The article presents a social constructivist outlook on the territorial dispute over the Liancourt Rocks between South Korea and Japan. The issue surrounding the islets better known as Dokdo or Takeshima, keeps both countries busy issuing negative critical remarks towards one another even fifty years after the formal normalization of their diplomatic relations. Nevertheless, the status quo has remained very much unchanged. Since the unprecedented official visit by then-president LeeMyung-bak in 2012, regular tourist trips to the location have gained even more popularity than before. Japan has attempted to bring the case to the International Court of Justice several times, only to be turned down by Seoul's claims that there is no territorial dispute to be discussed.
The author focuses primarily on discursively constructed and maintained ideational properties of the conflict, discussing the territory’s symbolic value attributed to Dokdo by the contemporary South Korean discourse. Using the theory of othering in the process of national-identity construction, it is argued that the image of Dokdo has been transcended by Korean nationalists beyond a mere territorial dispute. Thus the islets have now reached a status virtually equal to a modern national symbol. As such it can be conveniently invoked by the elites to fuel anti-Japanese sentiments based on legitimate grievances over shared history. This simple yet effective discursively constructed "us and them" dichotomy allows Seoul to affirm its legitimacy over the peninsula by reinforcing a much needed stable image of national identity that is specifically South Korean.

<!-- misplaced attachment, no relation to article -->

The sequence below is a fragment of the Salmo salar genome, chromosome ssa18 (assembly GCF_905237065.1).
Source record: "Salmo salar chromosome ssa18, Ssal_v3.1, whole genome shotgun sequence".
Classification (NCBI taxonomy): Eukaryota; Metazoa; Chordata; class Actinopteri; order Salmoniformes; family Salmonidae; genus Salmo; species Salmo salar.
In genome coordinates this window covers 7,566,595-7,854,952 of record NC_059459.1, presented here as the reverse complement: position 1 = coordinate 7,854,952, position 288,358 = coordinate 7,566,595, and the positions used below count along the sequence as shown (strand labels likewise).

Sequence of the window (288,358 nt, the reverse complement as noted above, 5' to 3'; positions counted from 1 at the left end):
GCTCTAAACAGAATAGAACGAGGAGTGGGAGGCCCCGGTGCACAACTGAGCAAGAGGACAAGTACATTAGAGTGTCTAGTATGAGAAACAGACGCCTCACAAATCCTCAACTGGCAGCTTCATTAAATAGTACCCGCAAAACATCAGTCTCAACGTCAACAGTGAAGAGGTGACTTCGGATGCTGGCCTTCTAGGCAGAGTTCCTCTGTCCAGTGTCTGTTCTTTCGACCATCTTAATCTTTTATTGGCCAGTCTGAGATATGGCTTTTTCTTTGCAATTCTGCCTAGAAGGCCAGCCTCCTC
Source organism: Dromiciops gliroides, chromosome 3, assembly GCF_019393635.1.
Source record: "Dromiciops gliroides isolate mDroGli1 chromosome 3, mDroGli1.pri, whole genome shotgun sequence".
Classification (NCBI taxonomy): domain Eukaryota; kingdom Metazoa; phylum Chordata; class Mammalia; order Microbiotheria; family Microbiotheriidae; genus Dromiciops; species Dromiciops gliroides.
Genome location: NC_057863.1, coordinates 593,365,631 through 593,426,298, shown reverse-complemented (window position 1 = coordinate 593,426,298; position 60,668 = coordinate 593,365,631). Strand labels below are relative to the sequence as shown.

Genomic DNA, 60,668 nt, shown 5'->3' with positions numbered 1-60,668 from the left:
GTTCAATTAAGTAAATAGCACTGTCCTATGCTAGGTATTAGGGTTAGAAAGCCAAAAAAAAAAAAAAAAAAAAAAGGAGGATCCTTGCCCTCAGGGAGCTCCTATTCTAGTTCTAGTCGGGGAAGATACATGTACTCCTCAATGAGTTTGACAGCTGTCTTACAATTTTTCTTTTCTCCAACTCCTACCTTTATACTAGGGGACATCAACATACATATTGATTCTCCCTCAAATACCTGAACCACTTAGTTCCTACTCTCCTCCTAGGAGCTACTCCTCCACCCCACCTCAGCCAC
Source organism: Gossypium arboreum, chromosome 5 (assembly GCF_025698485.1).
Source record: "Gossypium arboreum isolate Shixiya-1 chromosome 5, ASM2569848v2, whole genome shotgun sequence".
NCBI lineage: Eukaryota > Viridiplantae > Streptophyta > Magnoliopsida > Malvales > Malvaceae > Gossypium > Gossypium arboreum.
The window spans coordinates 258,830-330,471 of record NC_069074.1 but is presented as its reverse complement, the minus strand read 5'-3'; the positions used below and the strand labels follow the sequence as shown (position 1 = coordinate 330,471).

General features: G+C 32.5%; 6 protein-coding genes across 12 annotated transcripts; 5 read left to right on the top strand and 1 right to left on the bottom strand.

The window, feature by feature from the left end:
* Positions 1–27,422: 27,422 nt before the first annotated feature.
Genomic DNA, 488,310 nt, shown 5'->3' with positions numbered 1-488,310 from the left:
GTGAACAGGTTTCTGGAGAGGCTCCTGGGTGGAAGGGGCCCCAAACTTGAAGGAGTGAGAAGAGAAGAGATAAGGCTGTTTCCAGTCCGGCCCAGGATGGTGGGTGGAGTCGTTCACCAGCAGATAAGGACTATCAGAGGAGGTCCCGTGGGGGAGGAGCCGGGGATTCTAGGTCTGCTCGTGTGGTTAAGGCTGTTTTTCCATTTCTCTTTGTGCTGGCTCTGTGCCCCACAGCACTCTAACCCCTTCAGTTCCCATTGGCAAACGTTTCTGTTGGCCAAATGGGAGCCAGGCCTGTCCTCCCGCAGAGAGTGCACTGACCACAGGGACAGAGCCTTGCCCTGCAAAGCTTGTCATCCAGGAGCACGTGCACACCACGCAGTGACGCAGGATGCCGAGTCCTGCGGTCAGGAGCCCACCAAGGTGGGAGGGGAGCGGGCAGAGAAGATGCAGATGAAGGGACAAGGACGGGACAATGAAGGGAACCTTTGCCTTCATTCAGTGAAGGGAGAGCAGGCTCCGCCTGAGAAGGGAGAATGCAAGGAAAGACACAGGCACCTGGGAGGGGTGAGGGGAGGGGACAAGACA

"Us and them: Constructing South Korean national identity through the Liancourt Rocks dispute,"
Culture Mandala: The Bulletin of the Centre for East-West Cultural and Economic Studies: Vol. 12
, Article 1.
Available at: http://epublications.bond.edu.au/cm/vol12/iss1/1